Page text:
Apr 28, 2015

A Look At The Wild Wild West &/Or Vigilante Type Law The "Stand Your Ground Law" Appears To Be

The following are screen shots I took from Mother Jones that are a great example of how crazy this law is. I give more examples below:




1:00: Zimmerman says he saw a suspicious black man and decided to follow (despite being told NOT to)
Detailed analysis of the Trayvon Martin case:Analysis Of The Zimmerman Trial & Fox News Hypnosis

At 1 min 17 seconds: 'Is the president suggesting that if it had been a white who had been shot, that would be OK because he wouldn't look like him? That just nonsense.' Newt Gingrich

The above is literally the stupidest attack on anyone I have ever seen. But some people in the South will still believe such non-nonsensical statements because it's said by a white guy against a black guy.

Zimmerman shot Martin and wasn't arrested thanks to Florida's new Stand Your Ground Law which allows people to use deadly force as long as they BELIEVE thier safety was in danger (Note: even if the two Supreme Court rulings that eye-witness testimony is tainted DIDN'T exist there is still a problem of stalking in Zimmerman's case).

Problem with this law is that without witnesses you have to take the shooters word for it or as Stephen Colbert puts it a case of He said, He dead. i.e. it's a 'he said I killed that guy and that's good enough for us' Law

In other words... THE STAND YOUR GROUND LAW DOES make a town like the wild west! (but only this particular type of law). Stand your ground is like what the ranchers do to the Indians in this movie  & what Yosemite Sam does in the following cartoon...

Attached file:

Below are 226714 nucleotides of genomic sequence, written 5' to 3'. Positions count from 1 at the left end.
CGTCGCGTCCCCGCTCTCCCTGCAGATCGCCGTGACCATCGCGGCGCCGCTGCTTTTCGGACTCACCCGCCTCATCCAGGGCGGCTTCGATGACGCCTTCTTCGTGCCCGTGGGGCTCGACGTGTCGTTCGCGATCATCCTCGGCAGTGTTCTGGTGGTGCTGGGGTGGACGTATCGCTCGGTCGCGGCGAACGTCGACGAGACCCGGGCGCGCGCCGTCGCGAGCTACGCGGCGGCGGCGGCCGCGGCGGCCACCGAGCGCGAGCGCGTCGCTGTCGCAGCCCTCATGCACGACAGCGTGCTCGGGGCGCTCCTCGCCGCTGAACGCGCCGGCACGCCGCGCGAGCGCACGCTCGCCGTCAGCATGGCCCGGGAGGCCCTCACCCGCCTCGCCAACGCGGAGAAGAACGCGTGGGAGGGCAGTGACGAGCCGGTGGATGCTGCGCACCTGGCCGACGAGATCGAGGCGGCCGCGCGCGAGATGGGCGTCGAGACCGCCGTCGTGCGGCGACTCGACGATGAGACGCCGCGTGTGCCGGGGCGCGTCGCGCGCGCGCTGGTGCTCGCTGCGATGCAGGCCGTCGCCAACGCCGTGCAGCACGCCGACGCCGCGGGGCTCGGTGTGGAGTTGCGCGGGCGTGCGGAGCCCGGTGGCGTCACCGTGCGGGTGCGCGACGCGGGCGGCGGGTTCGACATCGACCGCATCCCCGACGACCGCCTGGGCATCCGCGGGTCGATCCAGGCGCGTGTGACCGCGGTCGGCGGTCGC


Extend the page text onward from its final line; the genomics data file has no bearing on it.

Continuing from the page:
Bill Moyers Full Show: United States of ALEC 

A national consortium of state politicians and powerful corporations, ALEC — the American Legislative Exchange Council — presents itself as a “nonpartisan public-private partnership”. But behind that mantra lies a vast network of corporate lobbying and political action aimed to increase corporate profits at public expense without public knowledge.

In state houses around the country, hundreds of pieces of boilerplate ALEC legislation are proposed or enacted that would, among other things, dilute collective bargaining rights, make it harder for some Americans to vote, and limit corporate liability for harm caused to consumers — each accomplished without the public ever knowing who’s behind it. Using interviews, documents, and field reporting, the episode explores ALEC’s self-serving machine at work, acting in a way one Wisconsin politician describes as “a corporate dating service for lonely legislators and corporate special interests.”

Former health care industry executive Wendell Potter says, “Even though I’d known of [ALEC] for a long time, I was astonished. Just about everything that I knew that the health insurance industry wanted out of any state lawmaker was included in that package of bills.”

Following up on a 2012 report, this update includes new examples of corporate influence on state legislation and lawmakers, the growing public protest against ALEC’s big business-serving agenda, and internal tactics ALEC is instituting to further shroud its actions and intentions.

“United States of ALEC” Executive Producer Tom Casciato says people who saw the first report “might be surprised to learn that, despite more than 40 companies having dropped out of ALEC, the organization is still going very strong.” He adds, “ALEC doesn’t publish a list of its members, so covering will always be hard, but in a democracy it’s a good idea for people to know where their laws originate.”

“United States of ALEC” is a collaboration between Okapi Productions LLC (filmmakers Tom Casciato and Kathleen Hughes) and the Schumann Media Center, headed by Bill Moyers, which supports independent journalism and public watchdogs including the Center for Media and Democracy, and Common Cause, whose investigators are featured in the report.

Intro Producer: Robert Booth. Intro Editor: Sikay Tang.

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